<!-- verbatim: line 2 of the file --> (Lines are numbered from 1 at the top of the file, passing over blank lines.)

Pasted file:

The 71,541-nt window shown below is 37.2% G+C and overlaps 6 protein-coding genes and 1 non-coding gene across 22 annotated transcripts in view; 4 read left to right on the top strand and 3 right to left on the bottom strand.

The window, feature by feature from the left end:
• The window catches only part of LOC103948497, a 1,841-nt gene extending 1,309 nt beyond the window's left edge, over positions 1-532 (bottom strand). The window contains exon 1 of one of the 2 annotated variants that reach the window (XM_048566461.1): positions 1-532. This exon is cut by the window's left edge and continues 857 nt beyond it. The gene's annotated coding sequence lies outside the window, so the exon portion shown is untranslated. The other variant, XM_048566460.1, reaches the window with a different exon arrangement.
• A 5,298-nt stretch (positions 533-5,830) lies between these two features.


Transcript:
The window, feature by feature from the left end: